Hyaluronic acid and fasciae (connective tissue)

Fascia are all fibrous connective tissue structures in the body. These include: ligaments (connection from bone to bone to hold a joint), tendons (connection from muscle to bone), muscle connective tissue, joint capsules and organ capsules. The fasciae are located under the subcutaneous tissue.

The fasciae can adapt wonderfully to new conditions: In the event of local stress, for example through regular exercise, the network reorganizes and develops more strongly. But unfortunately the complex network is also exposed to a lot of stress. Since the connective tissue is not supplied with blood, only movements ensure that the lymph fluid transports nutrients to the fascia and removes waste products. But if the muscle movements are missing, the fasciae can stick together. This is mainly due to the fibrinogen, which is more and more accumulated in the liquid, which is normally necessary to close wounds. It can also clump in the connective tissue if it is highly concentrated there because there is not enough exchange. The connective tissue fluid itself also plays a decisive role. Because the less water it contains, the more concentrated the substances it contains. Adhesion and hardening of the fasciae can accordingly also be attributed to insufficient binding of water. If there is not enough hyaluronic acid in the fascia, the amount of fluid becomes less and less and the connective tissue becomes more and more rigid and inflexible.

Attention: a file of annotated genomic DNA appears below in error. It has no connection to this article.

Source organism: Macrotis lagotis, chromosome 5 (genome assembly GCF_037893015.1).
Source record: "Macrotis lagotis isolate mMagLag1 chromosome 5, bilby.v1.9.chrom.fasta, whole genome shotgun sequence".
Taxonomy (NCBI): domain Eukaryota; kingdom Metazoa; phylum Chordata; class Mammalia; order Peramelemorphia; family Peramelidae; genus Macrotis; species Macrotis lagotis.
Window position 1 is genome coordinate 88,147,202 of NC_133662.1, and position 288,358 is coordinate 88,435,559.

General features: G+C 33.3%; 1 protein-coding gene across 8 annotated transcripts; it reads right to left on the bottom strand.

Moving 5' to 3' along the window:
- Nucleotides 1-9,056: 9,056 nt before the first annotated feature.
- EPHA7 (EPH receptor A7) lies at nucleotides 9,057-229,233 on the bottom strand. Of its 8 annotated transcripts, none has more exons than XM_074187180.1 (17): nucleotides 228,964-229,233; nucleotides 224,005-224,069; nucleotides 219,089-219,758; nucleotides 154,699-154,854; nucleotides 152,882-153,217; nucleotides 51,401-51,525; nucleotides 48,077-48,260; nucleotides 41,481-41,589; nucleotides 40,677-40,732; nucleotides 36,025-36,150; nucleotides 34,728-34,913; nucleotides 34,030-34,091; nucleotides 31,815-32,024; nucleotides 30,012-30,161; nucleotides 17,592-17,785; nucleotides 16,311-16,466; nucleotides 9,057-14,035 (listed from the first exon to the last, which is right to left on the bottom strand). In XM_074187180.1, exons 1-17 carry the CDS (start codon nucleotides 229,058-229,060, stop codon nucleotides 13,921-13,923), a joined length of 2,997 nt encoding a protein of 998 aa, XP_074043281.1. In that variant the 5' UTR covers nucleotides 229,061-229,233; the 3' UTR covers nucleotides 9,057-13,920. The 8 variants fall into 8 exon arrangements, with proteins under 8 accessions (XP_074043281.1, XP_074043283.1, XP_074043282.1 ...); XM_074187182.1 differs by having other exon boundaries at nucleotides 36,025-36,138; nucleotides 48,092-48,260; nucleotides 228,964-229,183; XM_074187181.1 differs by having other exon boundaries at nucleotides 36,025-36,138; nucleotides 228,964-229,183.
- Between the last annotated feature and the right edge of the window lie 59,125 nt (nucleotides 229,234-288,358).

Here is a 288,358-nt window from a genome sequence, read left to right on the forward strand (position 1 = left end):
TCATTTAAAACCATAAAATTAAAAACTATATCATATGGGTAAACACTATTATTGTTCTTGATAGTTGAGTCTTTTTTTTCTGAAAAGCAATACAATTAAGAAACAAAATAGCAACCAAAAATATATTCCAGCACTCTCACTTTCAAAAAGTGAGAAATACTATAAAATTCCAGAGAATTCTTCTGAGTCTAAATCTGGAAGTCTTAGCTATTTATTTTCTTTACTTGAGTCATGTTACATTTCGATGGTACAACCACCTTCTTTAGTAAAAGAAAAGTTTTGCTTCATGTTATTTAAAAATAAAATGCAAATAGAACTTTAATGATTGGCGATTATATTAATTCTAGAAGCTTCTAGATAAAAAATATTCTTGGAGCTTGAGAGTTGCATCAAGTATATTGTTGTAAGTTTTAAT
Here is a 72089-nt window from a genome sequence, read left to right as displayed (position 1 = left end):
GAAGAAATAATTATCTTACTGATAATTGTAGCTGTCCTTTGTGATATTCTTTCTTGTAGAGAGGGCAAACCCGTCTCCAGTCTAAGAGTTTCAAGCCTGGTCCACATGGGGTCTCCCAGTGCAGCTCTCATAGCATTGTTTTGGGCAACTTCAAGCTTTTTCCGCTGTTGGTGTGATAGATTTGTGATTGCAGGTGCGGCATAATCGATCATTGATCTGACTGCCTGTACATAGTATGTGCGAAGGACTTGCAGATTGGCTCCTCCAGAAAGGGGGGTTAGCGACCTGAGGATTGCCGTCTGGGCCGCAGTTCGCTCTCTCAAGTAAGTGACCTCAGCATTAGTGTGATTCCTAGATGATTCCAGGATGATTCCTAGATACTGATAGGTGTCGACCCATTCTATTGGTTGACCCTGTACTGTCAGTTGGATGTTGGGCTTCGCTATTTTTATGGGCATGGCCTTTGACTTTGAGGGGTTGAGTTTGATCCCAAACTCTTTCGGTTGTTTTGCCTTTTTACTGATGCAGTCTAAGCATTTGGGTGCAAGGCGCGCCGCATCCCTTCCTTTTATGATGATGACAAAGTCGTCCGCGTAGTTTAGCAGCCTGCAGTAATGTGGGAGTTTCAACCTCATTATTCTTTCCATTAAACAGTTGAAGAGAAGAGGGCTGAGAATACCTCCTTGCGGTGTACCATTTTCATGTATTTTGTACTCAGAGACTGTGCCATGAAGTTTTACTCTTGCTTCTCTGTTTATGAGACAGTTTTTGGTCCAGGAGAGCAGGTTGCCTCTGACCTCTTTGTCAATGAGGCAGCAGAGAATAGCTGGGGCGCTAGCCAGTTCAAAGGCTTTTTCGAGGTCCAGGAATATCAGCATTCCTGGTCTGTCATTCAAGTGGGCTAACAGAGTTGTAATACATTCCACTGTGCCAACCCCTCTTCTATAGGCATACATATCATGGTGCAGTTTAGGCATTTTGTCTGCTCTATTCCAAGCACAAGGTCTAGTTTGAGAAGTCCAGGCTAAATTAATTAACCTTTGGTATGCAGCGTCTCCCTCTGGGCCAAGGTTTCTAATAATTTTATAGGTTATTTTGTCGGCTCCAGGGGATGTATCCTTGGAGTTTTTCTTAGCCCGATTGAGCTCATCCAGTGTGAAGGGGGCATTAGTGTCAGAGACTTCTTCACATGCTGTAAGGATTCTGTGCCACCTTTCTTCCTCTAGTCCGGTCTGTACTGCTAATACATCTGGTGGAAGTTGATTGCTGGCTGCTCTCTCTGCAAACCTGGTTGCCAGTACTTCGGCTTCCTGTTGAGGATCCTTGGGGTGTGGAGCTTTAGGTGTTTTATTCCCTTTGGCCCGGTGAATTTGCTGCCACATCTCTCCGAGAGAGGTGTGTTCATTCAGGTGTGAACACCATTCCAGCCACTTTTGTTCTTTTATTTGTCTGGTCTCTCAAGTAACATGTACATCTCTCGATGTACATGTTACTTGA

Sticky and hardened fasciae cause pain

Joint pain, back problems and a deterioration in mobility can be the result of sticky and hardened fasciae. Pain in particular, the cause of which cannot be determined even after a thorough examination, can often be traced back to sticky fasciae. Nerve endings are no longer adequately protected by the fascia, but can easily be squeezed. The close interaction of the receptors in the fascia then signals that something is wrong in the body without any injury or inflammation being apparent. Since the fasciae form a close-knit network, however, local adhesions can possibly have a negative effect on the entire organism over time.

Hyaluronic acid makes the fasciae smoother

With age, the amount of fluid in the fascia decreases more and more. The connective tissue becomes more immobile because the ratio shifts more and more towards the rigid collagen fibers, while the proportion of natural hyaluronic acid decreases. From around the age of 25, our body produces less of the multiple sugars. But not only the natural aging process, but also lack of exercise, obesity, stress and poor nutrition can cause problems for the fasciae. In addition to stretching exercises, massages and a balanced diet, the regular intake of hyaluronic acid can improve the fascia function and at the same time relieve pain in joints, muscles and tendons.